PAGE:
Saudi Crown Prince Had Threatened to Use ‘Bullet’ on Khashoggi: NYTimes
08 February 2019, 17:56
A year before Saudi journalist Jamal Khashoggi was killed, Crown Prince Mohammed bin Salman told an aide he would use a bullet on the journalist if he did not return home and end his criticism of the government, the New York Times reported on Thursday, VOA reports.
The crown princes comments to a top aide in 2017 were made well before Khashoggi was killed last October in a Saudi consulate in Istanbul, the Times reported, citing current and former U.S. and foreign officials knowledgeable about intelligence reports.
The comments were intercepted by American intelligence agencies, the newspaper reported.
U.S. intelligence analysts have interpreted the bullet comment metaphorically, meaning the crown prince did not necessarily mean to have Khashoggi shot, but they do think it showed his intent to have the journalist killed if he did not return to the kingdom, the Times said.
Riyadh, which initially denied knowledge of Khashoggis disappearance before offering contradictory explanations, has steadfastly insisted the prince was not involved in the killing.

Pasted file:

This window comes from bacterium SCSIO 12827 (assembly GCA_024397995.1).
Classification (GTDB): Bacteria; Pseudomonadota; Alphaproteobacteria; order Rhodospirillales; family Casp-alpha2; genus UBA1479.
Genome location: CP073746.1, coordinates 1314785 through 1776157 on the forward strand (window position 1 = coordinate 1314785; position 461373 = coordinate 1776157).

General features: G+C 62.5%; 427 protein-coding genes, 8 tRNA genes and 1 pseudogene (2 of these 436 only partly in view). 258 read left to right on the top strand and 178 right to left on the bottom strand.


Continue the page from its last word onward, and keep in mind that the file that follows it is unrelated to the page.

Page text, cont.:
Representatives for the Saudi Embassy in Washington, the CIA and the National Security Agency did not immediately respond to Reuters requests for comment on the Times story.
U.S. intelligence agencies believe the crown prince ordered an operation to kill Khashoggi, a Washington Post columnist and one-time royal insider, whose body was dismembered.
The New York Times report was published one day before a congressional deadline for the White House to submit a report on whether the crown prince ordered Khashoggis killing and if it intends to impose sanctions on the de facto ruler.
The United States has imposed sanctions on 17 Saudi officials for their role in the journalists death, but U.S. President Donald Trump has said he stands by the crown prince.
The United Nations human rights investigator looking into Khashoggis murder is on a week-long visit to Turkey and is scheduled to meet Istanbuls chief prosecutor on Thursday.
A U.N.-led inquiry into the Khashoggi killing said on Thursday that evidence pointed to a brutal crime planned and perpetrated by Saudi officials.